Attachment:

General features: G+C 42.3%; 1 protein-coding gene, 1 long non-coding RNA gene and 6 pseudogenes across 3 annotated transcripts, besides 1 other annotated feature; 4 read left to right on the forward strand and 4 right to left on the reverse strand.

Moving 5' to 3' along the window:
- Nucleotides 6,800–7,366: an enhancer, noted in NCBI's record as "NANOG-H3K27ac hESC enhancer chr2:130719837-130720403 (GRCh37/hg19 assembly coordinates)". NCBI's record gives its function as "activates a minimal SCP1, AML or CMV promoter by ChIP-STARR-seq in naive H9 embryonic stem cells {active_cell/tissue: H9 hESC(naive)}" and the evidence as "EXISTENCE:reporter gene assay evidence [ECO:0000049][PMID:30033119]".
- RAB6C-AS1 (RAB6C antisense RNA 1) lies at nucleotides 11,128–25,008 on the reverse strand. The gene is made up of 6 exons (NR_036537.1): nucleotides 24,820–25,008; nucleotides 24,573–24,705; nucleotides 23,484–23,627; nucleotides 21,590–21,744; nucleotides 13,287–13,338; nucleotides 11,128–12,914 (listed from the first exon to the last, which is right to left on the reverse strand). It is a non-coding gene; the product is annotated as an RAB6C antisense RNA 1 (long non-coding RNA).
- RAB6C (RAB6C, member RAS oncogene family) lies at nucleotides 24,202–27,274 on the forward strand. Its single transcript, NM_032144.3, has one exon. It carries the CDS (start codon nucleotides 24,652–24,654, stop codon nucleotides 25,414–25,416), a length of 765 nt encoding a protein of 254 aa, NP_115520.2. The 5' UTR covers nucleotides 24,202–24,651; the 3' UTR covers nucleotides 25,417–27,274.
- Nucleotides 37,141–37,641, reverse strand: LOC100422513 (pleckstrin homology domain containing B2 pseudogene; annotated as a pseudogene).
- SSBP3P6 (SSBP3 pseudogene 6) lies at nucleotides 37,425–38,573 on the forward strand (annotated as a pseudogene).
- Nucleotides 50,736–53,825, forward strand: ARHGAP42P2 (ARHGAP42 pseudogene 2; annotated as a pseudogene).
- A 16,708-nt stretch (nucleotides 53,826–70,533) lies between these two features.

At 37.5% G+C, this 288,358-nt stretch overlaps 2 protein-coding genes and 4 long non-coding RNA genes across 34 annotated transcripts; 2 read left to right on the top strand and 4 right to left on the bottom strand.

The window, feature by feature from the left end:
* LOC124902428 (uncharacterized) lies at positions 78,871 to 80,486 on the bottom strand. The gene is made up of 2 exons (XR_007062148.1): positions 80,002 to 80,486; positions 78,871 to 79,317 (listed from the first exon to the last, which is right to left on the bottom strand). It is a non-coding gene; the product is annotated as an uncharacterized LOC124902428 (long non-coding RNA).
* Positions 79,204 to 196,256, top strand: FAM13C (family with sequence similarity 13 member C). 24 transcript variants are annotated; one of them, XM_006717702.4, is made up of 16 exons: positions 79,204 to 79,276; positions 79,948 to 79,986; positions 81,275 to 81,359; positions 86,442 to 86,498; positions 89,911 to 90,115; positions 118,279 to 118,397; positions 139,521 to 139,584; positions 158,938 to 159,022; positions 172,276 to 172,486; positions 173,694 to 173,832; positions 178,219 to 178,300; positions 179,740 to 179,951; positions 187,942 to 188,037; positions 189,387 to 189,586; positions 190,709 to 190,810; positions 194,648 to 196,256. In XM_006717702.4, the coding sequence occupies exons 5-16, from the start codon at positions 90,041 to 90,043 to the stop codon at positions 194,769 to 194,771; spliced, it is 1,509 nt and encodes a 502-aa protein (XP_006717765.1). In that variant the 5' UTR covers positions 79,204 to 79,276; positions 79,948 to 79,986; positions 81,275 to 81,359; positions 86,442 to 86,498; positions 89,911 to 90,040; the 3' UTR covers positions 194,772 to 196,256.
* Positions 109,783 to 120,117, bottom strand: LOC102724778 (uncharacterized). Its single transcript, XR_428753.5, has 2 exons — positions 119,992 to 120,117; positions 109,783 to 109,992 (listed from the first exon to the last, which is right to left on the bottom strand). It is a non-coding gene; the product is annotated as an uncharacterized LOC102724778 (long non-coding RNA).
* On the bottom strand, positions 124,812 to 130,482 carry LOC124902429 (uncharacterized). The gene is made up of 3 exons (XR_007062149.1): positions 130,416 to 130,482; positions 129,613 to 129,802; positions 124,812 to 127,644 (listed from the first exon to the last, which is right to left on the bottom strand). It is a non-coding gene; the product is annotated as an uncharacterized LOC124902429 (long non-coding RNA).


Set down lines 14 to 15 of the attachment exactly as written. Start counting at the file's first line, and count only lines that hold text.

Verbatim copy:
* Positions 109,783 to 120,117, bottom strand: LOC102724778 (uncharacterized). Its single transcript, XR_428753.5, has 2 exons — positions 119,992 to 120,117; positions 109,783 to 109,992 (listed from the first exon to the last, which is right to left on the bottom strand). It is a non-coding gene; the product is annotated as an uncharacterized LOC102724778 (long non-coding RNA).
* On the bottom strand, positions 124,812 to 130,482 carry LOC124902429 (uncharacterized). The gene is made up of 3 exons (XR_007062149.1): positions 130,416 to 130,482; positions 129,613 to 129,802; positions 124,812 to 127,644 (listed from the first exon to the last, which is right to left on the bottom strand). It is a non-coding gene; the product is annotated as an uncharacterized LOC124902429 (long non-coding RNA).